An hour later, I stumbled out of my taxi at Poseidon Bungalows, a Swedish run resort to the south of Khao Lak. As I tried to fall asleep, it was impossible: it was the first time in a year I had slept near the sea (the last time had been on a gasoline and sewage soaked beach in the Maldives, listening to people lose their minds) Eventually I got up and went down to the beach to find an elderly Swedish couple already there, unable to sleep either. It wasnt jetlag; the year before they had narrowly survived the tsunami as their bungalow at that very spot had collapsed all around them. They had been washed out the window and clung to trees as the waves swept in, flattening the mangroves, and had eventually, after 4 days in hospital, returned to their little town in central Sweden, where they had to break a window to get in their house; they had lost everything, even their housekeys.
"We had to hitchhike home when we got to Stockholm , imagine that, at our age," the wife chuckled.
We sat and talked most of the night, happy to see the sun rise behind us in the steamy jungle.
'We know that jungle well," remarked the man. "we lived there for 2 days."
After breakfast, I hopped on a moped and sped off north to Bang Sak, one of the most affected beach areas in Thailand. Even a year after the waves, dark green creepers that have grown over much of the debris can hardly cover up the damage; a short walk on the beach reveals a swimming pool, full of large, western sized shoes; a single wall with a dive map painted on it for islands off the coast; and room markers pointing in odd directions, to bungalows that no longer exist.
Even the beach still reveals objects: I found a shampoo bottle from the Chong Fah resort, one of the largest there before the 26th of December, now only a memory marked on maps; even the concrete foundations are gone.
Even further down the coast are remains of whole Thai villages, now just row upon row of white military style houses, with shiny tin roofs and OXFAM and UNICEF posters hanging from trees. The beach front at Bag Sak has been rebuilt, and the local gangs of teenagers race down them on their souped up Suzukis, although it will take years for the palm trees to regrow; the waves even ripped them down, leveled the beach and flattened the reef offshore.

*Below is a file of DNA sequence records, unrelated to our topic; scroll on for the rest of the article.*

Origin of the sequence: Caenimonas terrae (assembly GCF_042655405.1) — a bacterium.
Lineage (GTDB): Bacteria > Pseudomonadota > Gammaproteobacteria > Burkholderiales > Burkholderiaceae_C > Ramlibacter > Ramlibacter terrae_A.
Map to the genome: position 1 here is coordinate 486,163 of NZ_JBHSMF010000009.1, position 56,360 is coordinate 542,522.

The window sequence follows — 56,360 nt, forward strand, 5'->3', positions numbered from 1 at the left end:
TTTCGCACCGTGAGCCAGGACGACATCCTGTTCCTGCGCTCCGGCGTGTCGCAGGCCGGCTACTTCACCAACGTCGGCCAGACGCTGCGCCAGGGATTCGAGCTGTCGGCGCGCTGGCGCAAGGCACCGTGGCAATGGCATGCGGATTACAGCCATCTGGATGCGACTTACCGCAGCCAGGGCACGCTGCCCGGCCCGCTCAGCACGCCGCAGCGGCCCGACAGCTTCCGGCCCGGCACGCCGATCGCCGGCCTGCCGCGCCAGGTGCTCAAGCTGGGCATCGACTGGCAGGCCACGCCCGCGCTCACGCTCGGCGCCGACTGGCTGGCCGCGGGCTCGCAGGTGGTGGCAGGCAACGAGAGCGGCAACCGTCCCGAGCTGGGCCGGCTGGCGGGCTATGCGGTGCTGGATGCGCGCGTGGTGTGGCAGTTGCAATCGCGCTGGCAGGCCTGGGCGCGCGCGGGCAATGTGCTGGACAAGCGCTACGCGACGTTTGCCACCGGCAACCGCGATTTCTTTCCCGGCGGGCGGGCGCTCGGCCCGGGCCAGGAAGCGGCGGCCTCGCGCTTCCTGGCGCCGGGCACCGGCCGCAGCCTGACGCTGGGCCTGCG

Everyone here has a story to tell the day the sea disappeared.
'I clung to that pole, over there," points a street vendor selling Coke in plastic bags. "I couldn't find my daughter, but lucky, she survived."
A hotel clerk at the Le Meridien remembers how the waters smashed into her hotel, and she was trapped upstairs, as children she had wished Merry Christmas too had disappeared.
Another woman working in a handicraft remembered how she ran to the hills as the waves demolished her shop. She jumped into a lake without thinking and survived. Her friends who hesitated died.
"Lucky," she says as she hears I had survived too, touching my arm gently. "Lucky."
Another bellman at the Similana Hotel slaps me on the back, "you got hit by Christmas tree too?" he asks incredulously, as he recounted the morning when the lobby's fir tree was lifted up and both of us were hit by it.
Perhaps the saddest stories are the ones no one will ever know. The remains of the Sofitel Magic Lagoon resort, once one of the top resorts on the coast, is still there, even after over 200 guests died in their rooms, and 400 bodies were pulled off the beach. Just one security guard is on duty there, watching for journalists eager to jump the fence, take pictures, or dig for clues to get information about the tragedy that is now being fought out in the courts. Only the coconut trees there are the witnesses to the horrors of that day. Most bear scars from the waves, and others have since died from salt poisoning.
Further away, I see a wealthy Thai man with binoculars looking out to sea. He is looking for a person to buy his land; he doesnt want a joint venture, he just wants out. He points with a stick to a point 2 meters up the nearest coconut tree, the height of the water that day. "If you know someone who buy, I give good commission."
But the longer you stay along the Andaman coast, the more you start to realize something: almost everyone in tourist shops and bars have the same tsunami survival story, told in the same detail, and with the same outcome. You mention this to your hotel manager and they shake their heads, "Yes, many people use it to sell handicrafts, motorbike rentals, drugs...."
Despite this, there are more Mental Health agencies than photo agencies, more FOR SALE signs than hotels here, and more touts than tourists. Khao Lak was dealt a particularly harsh blow, and its the locals who werent able to fly home after the disaster. They were the ones who found bodies in back gardens, fishing boats rammed through temples, and cars piled up like firewood. Most hotels have only 30% occupancy, at a time when it should be 100%.